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exist together. Persuade a prince that he is irresistible, and he will take care not to let so glorious an attribute lie dead and useless by him. An arbitrary power has something so great in it, that he must be more than man who is endowed with it, but never exerts it. This
consequence of the doctrine I have been speaking of, is very often a fatal one to the people ; there is another which is no less destructive to the prince. A late unfortunate king very visibly owed his ruin to it. He relied upon the assurances of his people, that they would never resist him upon any pretence whatsoever, and accordingly began to act like a king who was not under the restraint of laws, by dispensing with them, and taking on him that power which was vested in the whole legislative body. And what was the dreadful end of such a proceeding? It is too fresh in every body's memory. Thus is a prince corrupted by the professors of this doctrine, and afterwards betrayed by them. The same persons are the actors, both in the temptation and the punishment. They assure him they will never resist, but retain their obedience under the utmost sufferings : he tries them in a few instances, and is deposed by them for his credulity.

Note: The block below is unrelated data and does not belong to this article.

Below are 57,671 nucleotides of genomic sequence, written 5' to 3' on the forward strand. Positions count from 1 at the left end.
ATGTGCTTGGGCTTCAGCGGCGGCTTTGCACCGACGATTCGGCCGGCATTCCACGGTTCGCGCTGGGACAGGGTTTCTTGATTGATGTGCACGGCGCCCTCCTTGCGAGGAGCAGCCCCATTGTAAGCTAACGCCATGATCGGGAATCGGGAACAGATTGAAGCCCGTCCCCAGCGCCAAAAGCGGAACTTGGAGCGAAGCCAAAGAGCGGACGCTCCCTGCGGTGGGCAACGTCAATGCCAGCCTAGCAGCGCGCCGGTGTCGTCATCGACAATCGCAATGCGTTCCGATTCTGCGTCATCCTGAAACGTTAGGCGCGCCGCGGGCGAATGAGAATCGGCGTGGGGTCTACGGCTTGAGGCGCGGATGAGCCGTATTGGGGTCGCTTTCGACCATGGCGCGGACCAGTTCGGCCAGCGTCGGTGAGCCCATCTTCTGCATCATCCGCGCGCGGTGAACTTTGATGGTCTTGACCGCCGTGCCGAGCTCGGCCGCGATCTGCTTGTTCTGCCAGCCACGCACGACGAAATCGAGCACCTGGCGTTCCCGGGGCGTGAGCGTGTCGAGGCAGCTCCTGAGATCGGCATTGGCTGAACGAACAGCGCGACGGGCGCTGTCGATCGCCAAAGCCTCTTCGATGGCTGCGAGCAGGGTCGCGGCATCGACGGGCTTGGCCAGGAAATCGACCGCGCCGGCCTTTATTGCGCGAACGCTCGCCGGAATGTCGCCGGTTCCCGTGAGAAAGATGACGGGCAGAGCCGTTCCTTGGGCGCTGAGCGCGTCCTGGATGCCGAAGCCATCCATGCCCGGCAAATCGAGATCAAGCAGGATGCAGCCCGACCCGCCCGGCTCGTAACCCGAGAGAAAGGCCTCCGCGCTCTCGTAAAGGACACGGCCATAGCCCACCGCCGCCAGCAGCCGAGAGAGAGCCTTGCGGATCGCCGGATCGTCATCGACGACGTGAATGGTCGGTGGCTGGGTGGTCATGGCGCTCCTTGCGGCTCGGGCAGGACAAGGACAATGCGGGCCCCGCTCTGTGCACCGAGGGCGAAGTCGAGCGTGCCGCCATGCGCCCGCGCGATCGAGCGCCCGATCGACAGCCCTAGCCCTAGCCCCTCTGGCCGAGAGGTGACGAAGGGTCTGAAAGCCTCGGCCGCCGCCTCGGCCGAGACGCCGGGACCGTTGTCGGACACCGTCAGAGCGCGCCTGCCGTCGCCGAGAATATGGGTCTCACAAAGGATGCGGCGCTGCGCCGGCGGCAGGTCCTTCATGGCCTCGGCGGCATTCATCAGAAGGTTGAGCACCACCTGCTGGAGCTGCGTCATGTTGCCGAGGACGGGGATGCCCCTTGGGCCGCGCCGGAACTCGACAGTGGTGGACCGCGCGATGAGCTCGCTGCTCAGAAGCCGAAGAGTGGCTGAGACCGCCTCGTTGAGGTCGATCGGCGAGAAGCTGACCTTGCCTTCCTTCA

I remember at the beginning of King James's reign the Quakers presented an address, which gave great offence to the high-churchmen of those times. But, notwithstanding the uncourtliness of their phrases, the sense was very honest. The address was as follows, to the best of my memory, for I then took, great notice of it; and may serve as a counterpart to the foregoing one.
“THESE are to testify to thee our sorrow for our friend Charles, whom we hope thou wilt follow in every thing that is good.
“We hear that thou art not of the religion of the land any more than we, and, therefore, may reasonably expect that thou wilt give us the same liberty that thou takest thyself.
“We hope that in this, and all things else, thou wilt promote the good of thy people, which will oblige us to pray that thy reign over us may be long and prosperous.
Had all King James's subjects addressed him with the same integrity, he had, in all probability, sat upon his throne till death had removed him from it.
No. 10. THURSDAY, MARCH 18, 1714.
Magis illa placent quæ pluris emuntur. I HAVE lately been very much teased with the thought of Mrs. Anne Page, and the memory of those many cruelties which I suffered from that obdurate fair one. Mrs. Anne was, in a particular manner, very fond of china ware, against which I had unfortunately declared my aversion.